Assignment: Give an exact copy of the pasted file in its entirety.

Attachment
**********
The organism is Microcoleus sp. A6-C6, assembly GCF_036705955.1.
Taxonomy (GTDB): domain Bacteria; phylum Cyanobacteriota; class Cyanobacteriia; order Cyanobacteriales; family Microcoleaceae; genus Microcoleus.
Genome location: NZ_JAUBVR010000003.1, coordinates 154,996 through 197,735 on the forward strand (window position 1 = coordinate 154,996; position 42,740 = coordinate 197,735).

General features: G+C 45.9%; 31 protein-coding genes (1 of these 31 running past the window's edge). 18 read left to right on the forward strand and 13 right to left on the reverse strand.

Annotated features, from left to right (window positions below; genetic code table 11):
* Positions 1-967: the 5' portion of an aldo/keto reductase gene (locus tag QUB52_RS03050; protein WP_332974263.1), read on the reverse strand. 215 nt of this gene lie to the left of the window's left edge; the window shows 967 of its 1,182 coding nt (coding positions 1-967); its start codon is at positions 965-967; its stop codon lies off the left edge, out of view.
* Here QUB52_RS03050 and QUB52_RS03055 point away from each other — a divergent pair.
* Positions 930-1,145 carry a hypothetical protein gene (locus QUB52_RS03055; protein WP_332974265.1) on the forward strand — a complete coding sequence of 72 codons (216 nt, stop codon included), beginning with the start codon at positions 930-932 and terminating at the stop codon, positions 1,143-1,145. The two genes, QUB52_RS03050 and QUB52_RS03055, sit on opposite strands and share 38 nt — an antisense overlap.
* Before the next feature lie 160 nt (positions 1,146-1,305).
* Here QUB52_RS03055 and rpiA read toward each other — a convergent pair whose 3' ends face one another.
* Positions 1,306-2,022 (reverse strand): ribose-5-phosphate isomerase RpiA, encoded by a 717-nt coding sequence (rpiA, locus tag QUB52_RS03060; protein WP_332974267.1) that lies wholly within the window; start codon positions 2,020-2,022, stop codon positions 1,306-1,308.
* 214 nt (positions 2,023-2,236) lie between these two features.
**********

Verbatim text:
The organism is Microcoleus sp. A6-C6, assembly GCF_036705955.1.
Taxonomy (GTDB): domain Bacteria; phylum Cyanobacteriota; class Cyanobacteriia; order Cyanobacteriales; family Microcoleaceae; genus Microcoleus.
Genome location: NZ_JAUBVR010000003.1, coordinates 154,996 through 197,735 on the forward strand (window position 1 = coordinate 154,996; position 42,740 = coordinate 197,735).

General features: G+C 45.9%; 31 protein-coding genes (1 of these 31 running past the window's edge). 18 read left to right on the forward strand and 13 right to left on the reverse strand.

Annotated features, from left to right (window positions below; genetic code table 11):
* Positions 1-967: the 5' portion of an aldo/keto reductase gene (locus tag QUB52_RS03050; protein WP_332974263.1), read on the reverse strand. 215 nt of this gene lie to the left of the window's left edge; the window shows 967 of its 1,182 coding nt (coding positions 1-967); its start codon is at positions 965-967; its stop codon lies off the left edge, out of view.
* Here QUB52_RS03050 and QUB52_RS03055 point away from each other — a divergent pair.
* Positions 930-1,145 carry a hypothetical protein gene (locus QUB52_RS03055; protein WP_332974265.1) on the forward strand — a complete coding sequence of 72 codons (216 nt, stop codon included), beginning with the start codon at positions 930-932 and terminating at the stop codon, positions 1,143-1,145. The two genes, QUB52_RS03050 and QUB52_RS03055, sit on opposite strands and share 38 nt — an antisense overlap.
* Before the next feature lie 160 nt (positions 1,146-1,305).
* Here QUB52_RS03055 and rpiA read toward each other — a convergent pair whose 3' ends face one another.
* Positions 1,306-2,022 (reverse strand): ribose-5-phosphate isomerase RpiA, encoded by a 717-nt coding sequence (rpiA, locus tag QUB52_RS03060; protein WP_332974267.1) that lies wholly within the window; start codon positions 2,020-2,022, stop codon positions 1,306-1,308.
* 214 nt (positions 2,023-2,236) lie between these two features.